21 thoughts on “Publishing open access in neuroscience

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  1. Wow, great list! I’m not a neuroscientist myself, but I’m interested in Open Access and one thing draws my attention: 90% of these journals belong to only 3 leading publishers: Springer, BMC, PLOS; or actually 2, because BMC belongs to Springer, too. I’m wondering if the field of neuroscience is so much concentrated, or maybe it’s just hard to track other journals, owned by smaller publishers?

  2. Thanks! Yes, I was struck by that, too. It’s true that it’s harder to track down journals from smaller publishers. It’s possible I missed some good journals, and I’m hoping that by opening up the discussion here we can find some of those and add them to the list. However, I did do a lot of searching for smaller, less well-known journals and most I found came from possible predatory publishers. I also have a few candidate journals from Hindawi that I did not add to the list, as they looked suspect to me. (I’d be interested to hear from anyone who has experience with that publisher.) Finally, I was selective in only listing journals that have clearly-stated BOAI-compliant open access policies. That eliminated a few big publishers right off the bat. So, in part, it was my search criteria that resulted in a list restricted to very few publishers. But I think it’s also true that neuroscience research tends to be concentrated in just a few major journals. In fact, for the purposes of hiring and tenure committees, it is unfortunately often reduced to just three journals in which you must have publications to be competitive: (1) Journal of Neuroscience, (2) Neuron, and (3) Nature Neuroscience. None of those journals have BOAI-compliant open access policies. I hope that as people start to discover their open access publishing options, we can move the emphasis away from those subscription-based journals.

    1. Thanks for your suggestion. First, in the interest of transparency, I think it bears mentioning for other readers that you are the editor of Neurostrategy. Second, this list is reserved for academic journals that publish peer-reviewed original research. As far as I can tell, Neurostrategy does not publish peer-reviewed research articles, and is more a forum for sharing news and opinion pieces in the field.

  3. Nice post! I think there’s no doubt that open access is the future of science. As you said the IF should not be the criterion to judge quality but in the same time is one of the criterion used for promotion, recruitment and tenure-track. Young neuroscientists are not strong enough to face this enormous problem which often become a vicious cycle. Few want to take the risk and many want to follow the others like sheep. It could be nice to have the opinion some neuroscientists who are responsible for science career and recruitment. Let’s hope in a cultural revokution !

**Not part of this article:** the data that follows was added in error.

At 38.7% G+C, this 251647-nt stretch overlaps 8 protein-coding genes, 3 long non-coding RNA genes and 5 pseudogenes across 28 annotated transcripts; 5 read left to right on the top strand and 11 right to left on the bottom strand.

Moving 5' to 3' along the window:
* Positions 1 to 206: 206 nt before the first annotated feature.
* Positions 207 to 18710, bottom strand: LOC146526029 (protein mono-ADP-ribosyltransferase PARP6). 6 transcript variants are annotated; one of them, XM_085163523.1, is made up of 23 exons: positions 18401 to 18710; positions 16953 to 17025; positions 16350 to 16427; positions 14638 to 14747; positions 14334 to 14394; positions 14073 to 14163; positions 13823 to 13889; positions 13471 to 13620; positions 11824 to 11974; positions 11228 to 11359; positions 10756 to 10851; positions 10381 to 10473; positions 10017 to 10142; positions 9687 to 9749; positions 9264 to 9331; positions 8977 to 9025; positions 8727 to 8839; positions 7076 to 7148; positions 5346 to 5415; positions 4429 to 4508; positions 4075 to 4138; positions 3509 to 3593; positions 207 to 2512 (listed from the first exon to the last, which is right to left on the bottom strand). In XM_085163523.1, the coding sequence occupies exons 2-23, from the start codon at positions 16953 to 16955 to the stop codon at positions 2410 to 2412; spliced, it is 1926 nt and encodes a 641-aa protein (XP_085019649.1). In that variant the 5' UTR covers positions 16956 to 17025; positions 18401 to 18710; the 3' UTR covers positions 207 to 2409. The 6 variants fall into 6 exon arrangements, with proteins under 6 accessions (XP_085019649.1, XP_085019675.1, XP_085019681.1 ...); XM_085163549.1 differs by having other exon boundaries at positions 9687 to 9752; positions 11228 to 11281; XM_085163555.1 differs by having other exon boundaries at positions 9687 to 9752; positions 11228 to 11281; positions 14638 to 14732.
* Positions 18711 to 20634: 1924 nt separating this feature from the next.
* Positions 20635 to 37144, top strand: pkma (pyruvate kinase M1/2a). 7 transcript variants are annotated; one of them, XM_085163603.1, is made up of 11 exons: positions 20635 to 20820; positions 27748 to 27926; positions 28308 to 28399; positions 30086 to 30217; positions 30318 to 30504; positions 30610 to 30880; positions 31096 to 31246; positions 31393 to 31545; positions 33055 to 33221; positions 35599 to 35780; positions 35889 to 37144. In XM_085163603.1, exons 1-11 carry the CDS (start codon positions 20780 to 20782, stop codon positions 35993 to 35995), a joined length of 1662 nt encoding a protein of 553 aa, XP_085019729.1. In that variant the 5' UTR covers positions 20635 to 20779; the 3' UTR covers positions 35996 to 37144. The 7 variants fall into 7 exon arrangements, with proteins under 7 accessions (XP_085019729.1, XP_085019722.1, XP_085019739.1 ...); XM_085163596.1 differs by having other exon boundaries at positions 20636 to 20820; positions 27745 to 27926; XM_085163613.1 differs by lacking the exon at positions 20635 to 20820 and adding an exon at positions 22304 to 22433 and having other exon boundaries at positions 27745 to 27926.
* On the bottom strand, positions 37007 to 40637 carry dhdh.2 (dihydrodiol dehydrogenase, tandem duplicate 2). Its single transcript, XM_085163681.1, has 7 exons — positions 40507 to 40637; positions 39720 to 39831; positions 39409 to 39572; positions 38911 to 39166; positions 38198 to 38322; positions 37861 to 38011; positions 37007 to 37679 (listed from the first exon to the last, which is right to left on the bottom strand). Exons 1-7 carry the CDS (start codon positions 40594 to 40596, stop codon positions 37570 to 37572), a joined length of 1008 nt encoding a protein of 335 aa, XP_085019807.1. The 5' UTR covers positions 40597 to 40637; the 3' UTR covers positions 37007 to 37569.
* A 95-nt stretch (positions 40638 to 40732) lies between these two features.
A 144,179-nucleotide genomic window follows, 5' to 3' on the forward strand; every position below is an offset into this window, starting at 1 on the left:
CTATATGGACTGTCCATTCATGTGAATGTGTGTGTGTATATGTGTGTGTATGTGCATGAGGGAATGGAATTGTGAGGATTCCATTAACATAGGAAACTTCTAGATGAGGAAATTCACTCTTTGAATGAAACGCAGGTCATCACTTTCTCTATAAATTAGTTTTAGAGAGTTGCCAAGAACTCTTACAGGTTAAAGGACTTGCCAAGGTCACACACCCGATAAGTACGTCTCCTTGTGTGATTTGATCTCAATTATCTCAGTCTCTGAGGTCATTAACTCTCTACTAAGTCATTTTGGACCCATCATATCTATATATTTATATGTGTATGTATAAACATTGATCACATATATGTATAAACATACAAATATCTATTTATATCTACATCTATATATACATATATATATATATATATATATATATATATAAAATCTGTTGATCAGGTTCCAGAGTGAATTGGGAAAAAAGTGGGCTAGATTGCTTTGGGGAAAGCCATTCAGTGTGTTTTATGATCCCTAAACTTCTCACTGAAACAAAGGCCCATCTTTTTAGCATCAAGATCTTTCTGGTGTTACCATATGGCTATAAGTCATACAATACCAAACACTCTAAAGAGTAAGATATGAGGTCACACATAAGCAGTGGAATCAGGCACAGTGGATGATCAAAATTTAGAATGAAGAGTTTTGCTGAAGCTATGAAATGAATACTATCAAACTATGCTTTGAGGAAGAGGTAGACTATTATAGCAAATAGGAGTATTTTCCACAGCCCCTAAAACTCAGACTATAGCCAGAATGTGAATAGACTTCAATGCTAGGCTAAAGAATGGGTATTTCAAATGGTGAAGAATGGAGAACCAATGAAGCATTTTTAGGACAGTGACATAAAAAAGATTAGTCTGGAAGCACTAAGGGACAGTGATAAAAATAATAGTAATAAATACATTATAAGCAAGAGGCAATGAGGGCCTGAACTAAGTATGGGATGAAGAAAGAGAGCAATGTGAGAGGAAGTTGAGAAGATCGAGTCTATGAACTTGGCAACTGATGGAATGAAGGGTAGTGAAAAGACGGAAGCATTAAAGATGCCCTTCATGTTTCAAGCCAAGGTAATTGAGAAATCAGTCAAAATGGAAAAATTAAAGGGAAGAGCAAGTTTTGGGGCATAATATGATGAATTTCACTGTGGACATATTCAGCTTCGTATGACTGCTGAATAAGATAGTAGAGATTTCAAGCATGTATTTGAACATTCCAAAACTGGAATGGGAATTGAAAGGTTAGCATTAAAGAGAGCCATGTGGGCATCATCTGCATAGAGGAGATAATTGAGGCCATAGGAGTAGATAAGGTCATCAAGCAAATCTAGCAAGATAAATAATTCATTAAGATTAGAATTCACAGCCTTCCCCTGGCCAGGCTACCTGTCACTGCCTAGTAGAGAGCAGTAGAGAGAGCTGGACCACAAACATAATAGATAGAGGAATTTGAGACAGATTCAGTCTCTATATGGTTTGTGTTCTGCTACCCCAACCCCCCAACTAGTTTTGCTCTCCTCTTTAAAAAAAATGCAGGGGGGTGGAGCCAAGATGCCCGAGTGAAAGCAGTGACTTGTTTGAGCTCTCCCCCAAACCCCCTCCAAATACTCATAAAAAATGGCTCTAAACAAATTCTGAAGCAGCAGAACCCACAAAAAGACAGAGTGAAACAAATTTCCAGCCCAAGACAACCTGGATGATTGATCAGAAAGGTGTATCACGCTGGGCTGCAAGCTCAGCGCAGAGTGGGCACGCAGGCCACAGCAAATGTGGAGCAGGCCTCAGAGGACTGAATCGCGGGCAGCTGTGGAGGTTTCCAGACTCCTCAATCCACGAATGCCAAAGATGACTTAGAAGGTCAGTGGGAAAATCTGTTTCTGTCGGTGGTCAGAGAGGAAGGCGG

1. Thanks! I agree. To really change the current system and the hold that IFs have over many fields, we need people at the top to speak out. We need those who are sitting on hiring and tenure committees to refuse to use IF as a way of judging the quality of a candidate’s research. I certainly hope that change comes soon. I also realize that until this change comes, it will be difficult and risky for young investigators to fight against this norm. But not impossible. I am a young investigator; I have few publications, no independent federal funding, and no tenure track position. Yes, it’s true that it is risky for me having decided that I will not publish in Journal of Neuroscience, Neuron or Nature Neuroscience because of their closed access policies. However, the way I see it is if this decision costs me my career in neuroscience, then it is not a field I want to be in and I would be much better off doing something else. I don’t necessarily want to pressure young investigators to take this same position, but I hope some do. Change has to come from both ends.

    1. Thanks for the suggestion! I will definitely add BMC Research Notes to the list. I hope to post an updated list soon incorporating this and other suggested journals. (PS: Thanks also for disclosing your COI. I, and I’m sure other readers, appreciate the openness.)

  4. You should know about Journal of Vision [ ], which was a pioneer in on-line, open access publishing over 10 years ago, with (sometimes wavering) support from a major scholarly society (Assoc for Research in Vision and Ophthalmology. It now has an execllent impact factor, if you care.

    1. Thanks for your suggestion! However, after reading Journal of Vision’s Terms and Conditions, I think it’s important to point out that this journal is, by it’s own admission, a “free access” journal. All articles are freely accessible online, which is great, but its policies are not consistent with true open access (i.e. BOAI-compliant). All authors are required to transfer their copyright to the publisher. Admittedly, their policies are better than many journals who ask for copyright transfer in that they allow authors to reuse their own figures, text, etc. without permission or fees, but non-authors are still required to request permission and charged fees for reuse. So, as great as it is that this journal does not charge readers to access their content, many of their policies will need to change before they should be considered an open access journal.

  5. Hi!
    You probably know this directory already, but in case you don’t where they catalog open source journals (for them open source means journals that do not charge readers or their institutions). Also, I created a link to this page on my page, hope this is alright!

  6. Hi Erin,
    thank you for your post, I agree 100% with you and I will follow your advice, in despise of my career. Your post is 2 years old and I have the impression that nothing changed… but I think things are improving since main institutions like European Commission, impose an open-free access to research funded by public grants. The system needs a change, we are paying twice our research publications!. When you think about it is crazy: we have to pay to publish (with public funds) and then pay to read it (again with public funds!!!).
    Anyways, it would be great to update this list in a future. Thanks again.